The 'elite' groups are too often a result of incompetent management. While highest management only needs to understand fairly high-level concepts, the closer a manager is to the Techs/Devs the more technical knowledge they should have themselves (This is true in any industry - The big boss of a chain of garages should at least understand that they make money from fixing cars, and probably that cars have combustion engines. A manager of a local garage/workshop doesn't need to know the intricacies of the combustion engines, but a reasonable understanding of at least what the major components do and how they interact is very useful. A leading hand, on the other hand should have a reasonably good grasp of how various components work, and should at the very least be able to advise mechanics against bad practice, even if he isn't himself an expert on that particular component). Managers not understanding the technologies within their groups leads to devs (in particular contractors/consultants, I suspect) acting elitist and claiming to be far more knowledgeable than they are (because they will never be challenged). Assuming they get work done (irrespective of the quality) the managers eventually begin to believe that they really are as good as they claim to be - and will support them when junior devs question why things are done so silly.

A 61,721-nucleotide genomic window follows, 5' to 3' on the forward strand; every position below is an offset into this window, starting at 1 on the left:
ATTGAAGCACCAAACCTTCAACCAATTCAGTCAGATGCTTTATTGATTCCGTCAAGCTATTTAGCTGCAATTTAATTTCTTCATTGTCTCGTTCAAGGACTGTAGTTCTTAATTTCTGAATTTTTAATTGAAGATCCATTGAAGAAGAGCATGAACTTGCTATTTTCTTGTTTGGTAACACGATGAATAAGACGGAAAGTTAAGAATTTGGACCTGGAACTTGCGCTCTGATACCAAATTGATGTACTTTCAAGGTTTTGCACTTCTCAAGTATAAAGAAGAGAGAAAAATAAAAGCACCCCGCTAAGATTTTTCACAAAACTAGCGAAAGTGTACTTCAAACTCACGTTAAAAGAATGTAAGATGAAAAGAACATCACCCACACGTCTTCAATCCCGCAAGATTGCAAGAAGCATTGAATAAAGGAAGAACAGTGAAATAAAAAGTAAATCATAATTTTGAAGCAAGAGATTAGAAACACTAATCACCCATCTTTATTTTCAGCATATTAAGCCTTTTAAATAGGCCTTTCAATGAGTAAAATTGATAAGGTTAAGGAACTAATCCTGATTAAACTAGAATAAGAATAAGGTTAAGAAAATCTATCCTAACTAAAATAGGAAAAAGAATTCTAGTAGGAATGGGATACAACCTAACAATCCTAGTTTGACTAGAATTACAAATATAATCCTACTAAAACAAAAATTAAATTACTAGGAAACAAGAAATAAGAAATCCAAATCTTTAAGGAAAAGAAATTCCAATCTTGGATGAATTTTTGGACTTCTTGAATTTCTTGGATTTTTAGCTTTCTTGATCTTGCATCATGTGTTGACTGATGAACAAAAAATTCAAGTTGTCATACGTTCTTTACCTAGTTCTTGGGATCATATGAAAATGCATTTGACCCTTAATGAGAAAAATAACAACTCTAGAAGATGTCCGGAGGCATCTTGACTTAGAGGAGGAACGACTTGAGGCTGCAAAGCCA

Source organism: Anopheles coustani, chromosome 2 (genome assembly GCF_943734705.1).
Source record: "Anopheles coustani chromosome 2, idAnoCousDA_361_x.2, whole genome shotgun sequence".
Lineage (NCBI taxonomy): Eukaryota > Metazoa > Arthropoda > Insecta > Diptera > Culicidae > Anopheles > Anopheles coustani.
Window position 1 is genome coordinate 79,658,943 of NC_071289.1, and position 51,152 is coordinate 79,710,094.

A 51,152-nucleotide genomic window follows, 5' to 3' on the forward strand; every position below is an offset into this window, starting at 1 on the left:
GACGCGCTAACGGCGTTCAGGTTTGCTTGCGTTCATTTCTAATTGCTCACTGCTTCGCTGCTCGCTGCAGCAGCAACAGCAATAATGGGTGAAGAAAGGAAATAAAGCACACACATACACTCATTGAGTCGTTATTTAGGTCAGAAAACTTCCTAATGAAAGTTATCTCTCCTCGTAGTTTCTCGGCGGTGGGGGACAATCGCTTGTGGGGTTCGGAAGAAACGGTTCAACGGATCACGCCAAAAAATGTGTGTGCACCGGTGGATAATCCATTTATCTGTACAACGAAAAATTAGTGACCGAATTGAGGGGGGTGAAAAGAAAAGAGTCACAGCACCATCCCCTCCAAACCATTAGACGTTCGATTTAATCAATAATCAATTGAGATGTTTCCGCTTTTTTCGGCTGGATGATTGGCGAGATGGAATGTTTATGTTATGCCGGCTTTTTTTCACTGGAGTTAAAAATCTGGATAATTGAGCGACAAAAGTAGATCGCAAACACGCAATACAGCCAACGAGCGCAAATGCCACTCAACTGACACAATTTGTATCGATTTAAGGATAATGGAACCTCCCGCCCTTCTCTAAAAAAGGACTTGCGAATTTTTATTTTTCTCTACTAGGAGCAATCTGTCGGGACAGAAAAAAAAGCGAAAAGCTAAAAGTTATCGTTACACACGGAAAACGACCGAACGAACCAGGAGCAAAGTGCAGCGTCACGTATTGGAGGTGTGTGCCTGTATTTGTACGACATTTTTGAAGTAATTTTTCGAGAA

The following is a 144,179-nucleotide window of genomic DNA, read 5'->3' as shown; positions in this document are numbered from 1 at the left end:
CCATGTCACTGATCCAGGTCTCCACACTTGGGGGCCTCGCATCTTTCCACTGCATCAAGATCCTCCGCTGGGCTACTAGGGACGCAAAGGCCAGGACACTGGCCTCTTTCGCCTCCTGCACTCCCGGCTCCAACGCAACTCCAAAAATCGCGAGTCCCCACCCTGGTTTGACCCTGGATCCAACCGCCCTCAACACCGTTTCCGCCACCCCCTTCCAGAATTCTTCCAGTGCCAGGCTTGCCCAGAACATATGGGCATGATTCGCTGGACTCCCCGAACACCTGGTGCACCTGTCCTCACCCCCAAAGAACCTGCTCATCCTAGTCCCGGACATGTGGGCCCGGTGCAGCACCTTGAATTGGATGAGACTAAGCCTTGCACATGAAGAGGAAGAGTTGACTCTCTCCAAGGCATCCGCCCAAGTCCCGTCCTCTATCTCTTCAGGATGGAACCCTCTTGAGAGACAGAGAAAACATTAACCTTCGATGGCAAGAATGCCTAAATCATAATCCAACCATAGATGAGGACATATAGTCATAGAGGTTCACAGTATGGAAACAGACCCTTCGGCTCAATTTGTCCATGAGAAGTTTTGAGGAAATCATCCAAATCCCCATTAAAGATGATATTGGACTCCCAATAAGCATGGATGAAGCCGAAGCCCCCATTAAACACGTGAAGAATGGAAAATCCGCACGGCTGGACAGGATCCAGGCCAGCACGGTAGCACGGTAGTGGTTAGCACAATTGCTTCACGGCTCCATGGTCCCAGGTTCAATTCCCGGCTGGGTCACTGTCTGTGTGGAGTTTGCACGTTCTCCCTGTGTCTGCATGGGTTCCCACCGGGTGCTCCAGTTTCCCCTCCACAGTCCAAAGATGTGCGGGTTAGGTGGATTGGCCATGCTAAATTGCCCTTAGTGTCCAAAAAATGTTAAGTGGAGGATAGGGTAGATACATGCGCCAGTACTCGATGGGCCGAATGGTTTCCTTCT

Drifting further off topic, this is also why IT costs so much. A dev (perhaps over-ambitiously) quotes a job at 5 days (although in my experience, this usually means that they think they'll do it in 2 days, but are arrogant enough to think that others would take 5, so they can have 3 days of reading TDWTF). The immediate Team Lead barely understands the problem (and certainly not the proposed solution) and quotes 10 days to his Manager (just to be sure), and adds 5 days testing, for a total of 15 days. The Project Manager (who is even further detached, and doesn't want to look bad if things go awry) doubles this quote to 30 days (and probably adds some caveat to allow him an excuse to fail - within 30%, say). The Program Manager (who has some limited knowledge of the budget available), and doesn't understand at all that only one line of code needs changing quotes for 50days (10 weeks is a nice round number). The Director needs to pass this on to the business/client and (just to make sure that all contingencies are covered) decides to go for 4 months, and rounds this off to 80 days. He then realises the budget should stretch fo rmore, and decides on 100 days (and reduces the escape clause to 15% - 30% sounds like our devs are incompetent). So far, we have a piece of work (which the original dev thought would take 2 days) which (including testing) has been quoted at 100 days. Keeping in mind that (for support work, at least) the bulk of the work is actually in the quote - you have to work out roughly what the problem is and how you will fix it before quoting), so the code is probably finished it just needs to be inserted, commented and refined slightly, we basically have very little to do and 100 days to do it in. So why do IT Projects frequently run over time/budget? The original developer leaves sometime between quoting and and the quote finally being submitted to business (and in leaving, never bothers to submit his code changes to version control - it's not approved work, after all). The new developer is one of two types.